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J Thorac Cardiovasc Surg. 2009 Jul;138(1):62-8. doi: 10.1016/j.jtcvs.2008.11.040. Epub 2009 Feb 7.

Myocardial viability and cardiac dyssynchrony as strong predictors of perioperative mortality in high-risk patients with ischemic cardiomyopathy having coronary artery bypass surgery.

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1
Department of Cardiology, 3rd Faculty of Medicine, Cardiocenter, Charles University, Prague, Czech Republic.

Abstract

OBJECTIVE:

Myocardial viability and left ventricular dyssynchrony are important predictors of long-term outcomes in patients with ischemic left ventricular dysfunction. The objective of this study was to test the hypothesis that assessment of myocardial viability and left ventricular dyssynchrony will predict perioperative mortality in high-risk patients with ischemic left ventricular dysfunction having coronary artery bypass surgery.

METHODS:

The study consisted of 79 consecutive patients with ischemic cardiomyopathy (age 65 +/- 9 years; 81% men; ejection fraction 30% +/- 6%) and logistic European system for cardiac operative risk evaluation > 10% having coronary artery bypass surgery. Myocardial viability was assessed by delayed contrast-enhanced magnetic resonance imaging. Left ventricular dyssynchrony was calculated using tissue Doppler from measurements of regional electromechanical coupling times in left ventricular basal segments before coronary artery bypass surgery.

RESULTS:

Twenty (25.3%) patients died within 30 days following coronary artery bypass surgery. Survivors (n = 59) showed a larger extent of viable myocardium (6.9 +/- 3.6 viable segments vs 3.4 +/- 3.3 viable segments, P < .001) and smaller left ventricular dyssynchrony (75 +/- 5 ms vs 179 +/- 83 ms, P < .001) than nonsurvivors. The presence of significant dyssynchrony (>or=105 ms) and absence of myocardial viability (<5 viable segments) independently predicted 30-day mortality with hazard ratio 3.26, 95% confidence interval 1.61 to 8.33 (P < .01) and hazard ratio 1.72, 95% confidence interval 1.59 to 1.89 (P < .01), respectively. All but 2 patients (94.1%) with viable myocardium and without left ventricular dyssynchrony survived coronary artery bypass surgery as compared with only 12 (52.2%) patients with nonviable myocardium and severe dyssynchrony (P < .001).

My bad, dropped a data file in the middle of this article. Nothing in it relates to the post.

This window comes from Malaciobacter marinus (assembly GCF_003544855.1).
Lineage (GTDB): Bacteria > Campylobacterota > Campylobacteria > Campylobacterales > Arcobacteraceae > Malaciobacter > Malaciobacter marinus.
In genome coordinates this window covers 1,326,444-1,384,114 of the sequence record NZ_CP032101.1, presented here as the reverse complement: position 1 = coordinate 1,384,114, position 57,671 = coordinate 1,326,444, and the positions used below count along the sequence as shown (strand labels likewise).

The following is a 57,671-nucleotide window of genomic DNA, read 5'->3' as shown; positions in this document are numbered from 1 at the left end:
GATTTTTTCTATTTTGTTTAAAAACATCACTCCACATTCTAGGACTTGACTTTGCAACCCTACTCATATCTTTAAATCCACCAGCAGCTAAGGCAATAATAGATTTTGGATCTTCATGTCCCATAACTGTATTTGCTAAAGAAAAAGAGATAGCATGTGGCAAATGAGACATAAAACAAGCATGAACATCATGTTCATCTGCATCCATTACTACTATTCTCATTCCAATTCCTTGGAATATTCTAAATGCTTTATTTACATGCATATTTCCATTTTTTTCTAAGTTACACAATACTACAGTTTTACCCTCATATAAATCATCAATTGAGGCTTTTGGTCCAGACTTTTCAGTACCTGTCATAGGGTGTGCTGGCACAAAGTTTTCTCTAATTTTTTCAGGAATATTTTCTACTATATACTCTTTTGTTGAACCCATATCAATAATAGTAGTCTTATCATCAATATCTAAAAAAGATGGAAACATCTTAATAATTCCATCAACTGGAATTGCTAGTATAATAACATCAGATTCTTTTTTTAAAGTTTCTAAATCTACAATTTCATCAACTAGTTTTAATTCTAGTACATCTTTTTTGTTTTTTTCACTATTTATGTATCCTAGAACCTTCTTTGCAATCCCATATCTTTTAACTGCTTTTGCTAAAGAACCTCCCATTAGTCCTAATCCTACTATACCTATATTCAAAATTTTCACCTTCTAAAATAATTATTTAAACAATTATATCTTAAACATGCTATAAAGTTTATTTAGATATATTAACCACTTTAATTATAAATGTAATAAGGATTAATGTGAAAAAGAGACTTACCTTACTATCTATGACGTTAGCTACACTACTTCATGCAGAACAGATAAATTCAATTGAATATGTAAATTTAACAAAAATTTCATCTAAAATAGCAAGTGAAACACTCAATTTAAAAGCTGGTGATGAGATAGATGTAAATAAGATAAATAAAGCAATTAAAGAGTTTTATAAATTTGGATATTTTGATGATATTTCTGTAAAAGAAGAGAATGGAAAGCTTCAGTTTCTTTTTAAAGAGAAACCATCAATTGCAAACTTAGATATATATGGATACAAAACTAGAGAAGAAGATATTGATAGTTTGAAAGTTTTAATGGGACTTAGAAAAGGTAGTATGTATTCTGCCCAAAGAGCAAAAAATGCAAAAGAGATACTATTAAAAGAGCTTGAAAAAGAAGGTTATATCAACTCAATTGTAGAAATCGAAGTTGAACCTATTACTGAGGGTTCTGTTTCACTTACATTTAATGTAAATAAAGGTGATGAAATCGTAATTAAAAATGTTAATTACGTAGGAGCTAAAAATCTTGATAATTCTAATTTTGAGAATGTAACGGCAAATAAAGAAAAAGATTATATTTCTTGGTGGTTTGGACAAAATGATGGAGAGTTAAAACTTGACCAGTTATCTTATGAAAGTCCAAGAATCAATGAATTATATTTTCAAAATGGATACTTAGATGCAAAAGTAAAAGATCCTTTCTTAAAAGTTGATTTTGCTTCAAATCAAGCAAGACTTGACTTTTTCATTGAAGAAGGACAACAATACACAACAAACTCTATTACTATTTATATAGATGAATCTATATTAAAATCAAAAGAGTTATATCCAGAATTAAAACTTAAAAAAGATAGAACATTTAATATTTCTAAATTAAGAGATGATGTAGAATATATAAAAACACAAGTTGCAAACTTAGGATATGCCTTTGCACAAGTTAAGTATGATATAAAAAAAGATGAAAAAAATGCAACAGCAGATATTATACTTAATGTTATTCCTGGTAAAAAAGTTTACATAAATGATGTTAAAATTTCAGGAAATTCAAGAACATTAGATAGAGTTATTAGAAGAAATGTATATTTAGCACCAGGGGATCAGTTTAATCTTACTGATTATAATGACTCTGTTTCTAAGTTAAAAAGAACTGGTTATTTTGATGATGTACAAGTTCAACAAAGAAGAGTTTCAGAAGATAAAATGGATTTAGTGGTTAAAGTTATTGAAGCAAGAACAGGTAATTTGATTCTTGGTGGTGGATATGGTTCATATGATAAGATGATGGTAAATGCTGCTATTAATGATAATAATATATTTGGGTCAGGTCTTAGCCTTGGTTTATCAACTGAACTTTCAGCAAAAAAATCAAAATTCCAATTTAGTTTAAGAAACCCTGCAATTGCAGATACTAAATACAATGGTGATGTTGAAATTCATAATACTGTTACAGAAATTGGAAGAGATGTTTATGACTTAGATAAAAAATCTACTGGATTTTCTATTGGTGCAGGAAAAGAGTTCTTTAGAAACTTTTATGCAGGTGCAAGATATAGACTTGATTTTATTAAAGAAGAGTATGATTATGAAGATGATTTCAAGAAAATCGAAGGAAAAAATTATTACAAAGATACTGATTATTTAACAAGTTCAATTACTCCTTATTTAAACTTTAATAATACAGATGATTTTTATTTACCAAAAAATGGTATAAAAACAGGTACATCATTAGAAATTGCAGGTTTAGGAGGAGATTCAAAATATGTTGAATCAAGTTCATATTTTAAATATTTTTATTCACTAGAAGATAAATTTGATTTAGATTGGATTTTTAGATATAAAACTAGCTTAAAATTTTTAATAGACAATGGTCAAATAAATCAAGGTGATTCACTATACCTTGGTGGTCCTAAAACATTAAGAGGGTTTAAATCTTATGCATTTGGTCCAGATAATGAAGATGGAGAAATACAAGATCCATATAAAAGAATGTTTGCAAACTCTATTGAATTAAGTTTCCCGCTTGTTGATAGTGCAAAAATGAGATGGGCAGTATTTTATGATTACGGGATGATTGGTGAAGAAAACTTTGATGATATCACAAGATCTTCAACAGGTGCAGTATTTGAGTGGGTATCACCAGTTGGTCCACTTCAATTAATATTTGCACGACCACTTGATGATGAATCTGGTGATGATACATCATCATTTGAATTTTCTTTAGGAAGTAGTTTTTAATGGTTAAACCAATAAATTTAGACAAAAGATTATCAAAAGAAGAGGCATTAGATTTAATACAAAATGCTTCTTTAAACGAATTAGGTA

CONCLUSIONS:

In high-risk patients with ischemic left ventricular dysfunction having coronary artery bypass surgery, both myocardial viability and left ventricular dyssynchrony are important predictors of perioperative outcome. Assessment of myocardial viability and left ventricular dyssynchrony should be a routine part of the preoperative evaluation of these patients.

PMID:
19577058
DOI:
10.1016/j.jtcvs.2008.11.040
[Indexed for MEDLINE]
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